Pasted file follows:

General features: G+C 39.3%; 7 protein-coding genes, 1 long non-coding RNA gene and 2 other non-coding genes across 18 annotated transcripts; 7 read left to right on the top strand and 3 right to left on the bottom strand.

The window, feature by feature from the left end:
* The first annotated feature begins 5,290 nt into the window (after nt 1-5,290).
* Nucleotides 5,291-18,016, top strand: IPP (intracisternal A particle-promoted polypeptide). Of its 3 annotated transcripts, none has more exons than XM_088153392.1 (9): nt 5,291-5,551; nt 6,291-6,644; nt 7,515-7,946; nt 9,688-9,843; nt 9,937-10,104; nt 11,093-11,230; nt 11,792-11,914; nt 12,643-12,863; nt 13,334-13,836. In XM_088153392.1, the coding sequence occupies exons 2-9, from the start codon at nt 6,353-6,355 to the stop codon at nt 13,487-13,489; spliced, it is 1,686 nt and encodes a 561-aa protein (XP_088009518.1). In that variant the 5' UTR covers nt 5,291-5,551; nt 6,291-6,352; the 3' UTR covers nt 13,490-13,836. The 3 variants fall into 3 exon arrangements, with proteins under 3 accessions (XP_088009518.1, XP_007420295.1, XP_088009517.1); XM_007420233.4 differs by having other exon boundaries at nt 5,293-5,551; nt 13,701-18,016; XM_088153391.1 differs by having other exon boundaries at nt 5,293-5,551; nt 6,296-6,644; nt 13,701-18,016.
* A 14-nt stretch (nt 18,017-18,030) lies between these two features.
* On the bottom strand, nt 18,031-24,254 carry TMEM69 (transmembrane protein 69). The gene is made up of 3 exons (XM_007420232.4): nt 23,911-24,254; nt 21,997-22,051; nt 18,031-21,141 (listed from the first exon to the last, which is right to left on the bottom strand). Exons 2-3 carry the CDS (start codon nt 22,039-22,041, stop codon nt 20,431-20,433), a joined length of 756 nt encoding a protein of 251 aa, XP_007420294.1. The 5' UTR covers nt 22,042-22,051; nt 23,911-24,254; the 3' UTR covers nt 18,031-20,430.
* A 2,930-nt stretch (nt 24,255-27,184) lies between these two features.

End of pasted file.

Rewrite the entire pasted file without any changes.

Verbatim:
General features: G+C 39.3%; 7 protein-coding genes, 1 long non-coding RNA gene and 2 other non-coding genes across 18 annotated transcripts; 7 read left to right on the top strand and 3 right to left on the bottom strand.

The window, feature by feature from the left end:
* The first annotated feature begins 5,290 nt into the window (after nt 1-5,290).
* Nucleotides 5,291-18,016, top strand: IPP (intracisternal A particle-promoted polypeptide). Of its 3 annotated transcripts, none has more exons than XM_088153392.1 (9): nt 5,291-5,551; nt 6,291-6,644; nt 7,515-7,946; nt 9,688-9,843; nt 9,937-10,104; nt 11,093-11,230; nt 11,792-11,914; nt 12,643-12,863; nt 13,334-13,836. In XM_088153392.1, the coding sequence occupies exons 2-9, from the start codon at nt 6,353-6,355 to the stop codon at nt 13,487-13,489; spliced, it is 1,686 nt and encodes a 561-aa protein (XP_088009518.1). In that variant the 5' UTR covers nt 5,291-5,551; nt 6,291-6,352; the 3' UTR covers nt 13,490-13,836. The 3 variants fall into 3 exon arrangements, with proteins under 3 accessions (XP_088009518.1, XP_007420295.1, XP_088009517.1); XM_007420233.4 differs by having other exon boundaries at nt 5,293-5,551; nt 13,701-18,016; XM_088153391.1 differs by having other exon boundaries at nt 5,293-5,551; nt 6,296-6,644; nt 13,701-18,016.
* A 14-nt stretch (nt 18,017-18,030) lies between these two features.
* On the bottom strand, nt 18,031-24,254 carry TMEM69 (transmembrane protein 69). The gene is made up of 3 exons (XM_007420232.4): nt 23,911-24,254; nt 21,997-22,051; nt 18,031-21,141 (listed from the first exon to the last, which is right to left on the bottom strand). Exons 2-3 carry the CDS (start codon nt 22,039-22,041, stop codon nt 20,431-20,433), a joined length of 756 nt encoding a protein of 251 aa, XP_007420294.1. The 5' UTR covers nt 22,042-22,051; nt 23,911-24,254; the 3' UTR covers nt 18,031-20,430.
* A 2,930-nt stretch (nt 24,255-27,184) lies between these two features.